Mad Max: Fury Road is the continuation of the Mad Max saga. Chronologically it is unclear when it takes place or how it relates to the other films. These are questions you will find yourself curious about when the film begins. A testament to the strength of this film is that within five minutes, you will no longer care.

The film stars Charlize Theron as Furiosa, a strong but disillusioned woman who breaks away from her group and its cruel leader to try and find her original homeland. Theron gives an impressive performance in a role that only allows for a few scenes of pure character development. She is wounded, physically and emotionally, and communicates this through body language during the film's few quiet moments.

Tom Hardy plays the film's namesake. He gives a subdued performance. Effective as Mad Max but surprisingly unimportant to the events that occur. He is essentially swept up by the action and is along for the ride.

The film is directed with impeccable vision and discipline by George Miller, who is the film's true star. Director of all the Mad Max films, here he creates a vivid world of gruesome incandescence. Simultaneously grim and gleeful. The film is absurd in premise but maintains a level of plausibility that seems impossible if the events in the film were to be described. The movie suspends disbelief as well as any movie I've ever seen, teetering on the brink between believability and ridiculousness, never veering too far in one direction to where the other is left behind.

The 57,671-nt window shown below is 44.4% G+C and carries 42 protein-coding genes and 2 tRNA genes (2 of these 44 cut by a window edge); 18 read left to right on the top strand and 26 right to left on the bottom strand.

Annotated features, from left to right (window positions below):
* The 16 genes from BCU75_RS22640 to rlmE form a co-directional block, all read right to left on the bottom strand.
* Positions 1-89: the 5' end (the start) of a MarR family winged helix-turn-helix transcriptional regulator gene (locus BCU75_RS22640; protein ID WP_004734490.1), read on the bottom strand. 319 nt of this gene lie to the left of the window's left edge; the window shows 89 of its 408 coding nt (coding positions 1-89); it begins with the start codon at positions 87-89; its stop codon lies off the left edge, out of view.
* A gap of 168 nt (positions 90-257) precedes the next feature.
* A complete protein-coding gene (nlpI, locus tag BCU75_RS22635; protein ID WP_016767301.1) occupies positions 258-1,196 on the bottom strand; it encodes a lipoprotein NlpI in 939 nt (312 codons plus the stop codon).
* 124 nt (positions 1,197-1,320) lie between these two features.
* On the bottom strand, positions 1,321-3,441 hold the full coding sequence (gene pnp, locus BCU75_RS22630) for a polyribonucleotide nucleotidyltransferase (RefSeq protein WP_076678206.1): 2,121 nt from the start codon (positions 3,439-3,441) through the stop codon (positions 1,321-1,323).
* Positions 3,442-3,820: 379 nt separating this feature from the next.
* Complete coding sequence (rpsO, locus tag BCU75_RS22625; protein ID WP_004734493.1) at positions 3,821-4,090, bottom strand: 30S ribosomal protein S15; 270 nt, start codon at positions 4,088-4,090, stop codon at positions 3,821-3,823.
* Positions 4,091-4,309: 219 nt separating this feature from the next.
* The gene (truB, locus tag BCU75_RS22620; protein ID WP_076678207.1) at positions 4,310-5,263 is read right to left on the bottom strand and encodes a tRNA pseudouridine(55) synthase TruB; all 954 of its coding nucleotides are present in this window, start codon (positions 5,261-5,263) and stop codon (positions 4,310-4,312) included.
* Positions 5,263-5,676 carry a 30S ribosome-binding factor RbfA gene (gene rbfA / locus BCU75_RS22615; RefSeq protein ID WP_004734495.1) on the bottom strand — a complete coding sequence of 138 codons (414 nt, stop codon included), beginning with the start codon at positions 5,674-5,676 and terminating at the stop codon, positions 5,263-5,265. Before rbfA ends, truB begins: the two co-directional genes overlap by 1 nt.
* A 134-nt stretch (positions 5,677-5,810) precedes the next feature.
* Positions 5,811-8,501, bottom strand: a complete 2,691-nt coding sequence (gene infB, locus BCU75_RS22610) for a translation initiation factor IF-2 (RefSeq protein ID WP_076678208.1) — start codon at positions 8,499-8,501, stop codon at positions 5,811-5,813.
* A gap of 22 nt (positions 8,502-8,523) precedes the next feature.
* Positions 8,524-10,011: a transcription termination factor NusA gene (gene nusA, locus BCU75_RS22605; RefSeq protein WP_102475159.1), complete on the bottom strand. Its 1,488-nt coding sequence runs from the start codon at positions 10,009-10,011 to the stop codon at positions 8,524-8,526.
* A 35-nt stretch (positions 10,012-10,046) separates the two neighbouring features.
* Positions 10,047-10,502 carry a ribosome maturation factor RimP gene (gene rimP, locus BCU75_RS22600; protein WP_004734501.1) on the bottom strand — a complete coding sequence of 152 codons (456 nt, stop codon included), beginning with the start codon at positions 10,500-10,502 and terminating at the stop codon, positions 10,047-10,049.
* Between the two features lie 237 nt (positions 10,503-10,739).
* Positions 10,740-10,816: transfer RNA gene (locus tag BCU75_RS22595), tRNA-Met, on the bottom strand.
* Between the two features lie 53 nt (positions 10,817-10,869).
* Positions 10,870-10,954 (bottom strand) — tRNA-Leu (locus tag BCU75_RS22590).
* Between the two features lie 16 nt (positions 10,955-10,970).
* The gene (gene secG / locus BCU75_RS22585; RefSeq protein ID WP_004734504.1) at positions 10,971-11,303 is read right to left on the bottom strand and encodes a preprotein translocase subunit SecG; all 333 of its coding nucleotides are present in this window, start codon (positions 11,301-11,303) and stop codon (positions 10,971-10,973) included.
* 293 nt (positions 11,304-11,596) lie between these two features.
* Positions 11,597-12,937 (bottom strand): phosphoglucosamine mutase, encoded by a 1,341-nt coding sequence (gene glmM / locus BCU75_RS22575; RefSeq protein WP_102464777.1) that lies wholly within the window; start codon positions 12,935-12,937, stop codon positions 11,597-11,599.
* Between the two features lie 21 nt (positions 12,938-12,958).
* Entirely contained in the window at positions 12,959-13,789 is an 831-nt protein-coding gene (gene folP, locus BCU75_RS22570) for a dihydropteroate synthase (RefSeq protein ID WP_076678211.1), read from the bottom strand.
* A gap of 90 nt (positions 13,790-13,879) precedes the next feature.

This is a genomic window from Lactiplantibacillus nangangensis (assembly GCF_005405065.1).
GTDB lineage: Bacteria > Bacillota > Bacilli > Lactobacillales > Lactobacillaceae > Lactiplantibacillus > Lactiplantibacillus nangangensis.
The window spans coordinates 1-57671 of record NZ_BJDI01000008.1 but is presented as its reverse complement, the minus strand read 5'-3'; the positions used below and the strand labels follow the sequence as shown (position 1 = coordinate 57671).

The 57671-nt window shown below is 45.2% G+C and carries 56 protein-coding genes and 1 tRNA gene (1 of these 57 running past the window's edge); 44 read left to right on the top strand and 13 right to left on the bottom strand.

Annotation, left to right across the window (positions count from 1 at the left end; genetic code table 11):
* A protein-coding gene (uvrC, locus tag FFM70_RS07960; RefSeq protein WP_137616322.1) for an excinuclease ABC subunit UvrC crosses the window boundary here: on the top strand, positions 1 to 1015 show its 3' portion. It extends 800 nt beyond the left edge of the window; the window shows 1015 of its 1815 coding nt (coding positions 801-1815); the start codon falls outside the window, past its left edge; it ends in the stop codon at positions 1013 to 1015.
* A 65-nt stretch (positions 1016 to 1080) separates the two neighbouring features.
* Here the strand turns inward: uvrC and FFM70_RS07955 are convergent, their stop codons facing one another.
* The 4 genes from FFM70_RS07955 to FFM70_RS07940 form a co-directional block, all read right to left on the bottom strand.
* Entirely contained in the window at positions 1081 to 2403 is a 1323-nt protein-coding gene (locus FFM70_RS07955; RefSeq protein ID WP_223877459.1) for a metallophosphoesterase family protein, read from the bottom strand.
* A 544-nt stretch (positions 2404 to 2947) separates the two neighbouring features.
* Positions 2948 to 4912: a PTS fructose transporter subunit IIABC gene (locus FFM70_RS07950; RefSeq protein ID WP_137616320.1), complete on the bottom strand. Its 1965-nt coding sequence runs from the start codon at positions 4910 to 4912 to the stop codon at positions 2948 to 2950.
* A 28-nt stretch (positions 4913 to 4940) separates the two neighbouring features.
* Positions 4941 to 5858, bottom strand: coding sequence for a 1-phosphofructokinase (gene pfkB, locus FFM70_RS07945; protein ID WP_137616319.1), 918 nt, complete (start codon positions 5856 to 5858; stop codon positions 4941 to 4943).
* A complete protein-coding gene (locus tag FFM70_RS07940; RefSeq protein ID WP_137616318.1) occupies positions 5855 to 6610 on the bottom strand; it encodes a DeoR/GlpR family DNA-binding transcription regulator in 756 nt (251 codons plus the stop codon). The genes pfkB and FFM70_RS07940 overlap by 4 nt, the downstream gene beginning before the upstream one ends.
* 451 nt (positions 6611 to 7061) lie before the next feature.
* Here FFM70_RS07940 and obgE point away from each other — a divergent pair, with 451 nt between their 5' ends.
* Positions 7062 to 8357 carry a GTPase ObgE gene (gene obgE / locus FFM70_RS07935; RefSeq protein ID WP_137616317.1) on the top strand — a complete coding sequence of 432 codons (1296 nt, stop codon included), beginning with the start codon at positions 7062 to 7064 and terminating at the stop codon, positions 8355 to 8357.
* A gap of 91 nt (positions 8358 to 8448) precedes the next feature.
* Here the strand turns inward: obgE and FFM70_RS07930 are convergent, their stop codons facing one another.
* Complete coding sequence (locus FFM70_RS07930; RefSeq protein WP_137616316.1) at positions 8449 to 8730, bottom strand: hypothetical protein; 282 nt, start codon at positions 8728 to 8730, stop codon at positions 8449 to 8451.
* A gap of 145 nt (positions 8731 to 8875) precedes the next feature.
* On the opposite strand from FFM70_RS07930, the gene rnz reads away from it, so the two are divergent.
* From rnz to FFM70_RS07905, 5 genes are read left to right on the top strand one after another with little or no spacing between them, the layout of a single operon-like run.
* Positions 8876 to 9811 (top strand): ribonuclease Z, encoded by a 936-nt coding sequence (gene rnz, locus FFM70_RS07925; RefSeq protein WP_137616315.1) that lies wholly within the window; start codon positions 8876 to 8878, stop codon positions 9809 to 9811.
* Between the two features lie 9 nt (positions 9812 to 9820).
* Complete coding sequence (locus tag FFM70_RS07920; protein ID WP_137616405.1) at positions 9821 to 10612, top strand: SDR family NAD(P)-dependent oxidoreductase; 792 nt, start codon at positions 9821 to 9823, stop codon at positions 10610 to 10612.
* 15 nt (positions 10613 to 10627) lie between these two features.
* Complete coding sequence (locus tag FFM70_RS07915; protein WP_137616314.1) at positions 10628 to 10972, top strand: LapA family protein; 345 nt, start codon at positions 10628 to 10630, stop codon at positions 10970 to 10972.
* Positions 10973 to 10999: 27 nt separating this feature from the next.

The film's pacing is especially impressive.

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Never losing focus and never feeling glutenous despite the fact that it's essentially one long spectacular action sequence. And more importantly, not forgetting the human element of the narrative while also letting loose some of the greatest action scenes ever filmed. The cliché statement that a film is a roller coaster ride is overdone, but more than any film before it, Mad Max: Fury Road feels like something out of an amusement park.

The soundtrack is catchy and fitting. Matching the intensity on screen with bombastic percussions combined with weeping symphonic sounds which perfectly mirror the film's conflicted mood.

Mad Max: Fury Road is a blistering fever dream of a film. Pounding, violent, celebratory. A love letter to extreme action. An epic and constant crescendo of vulgar imagination and unrelenting mayhem. The R-rated action film seems a dying genre, this film single-handedly seems prepared to revive it.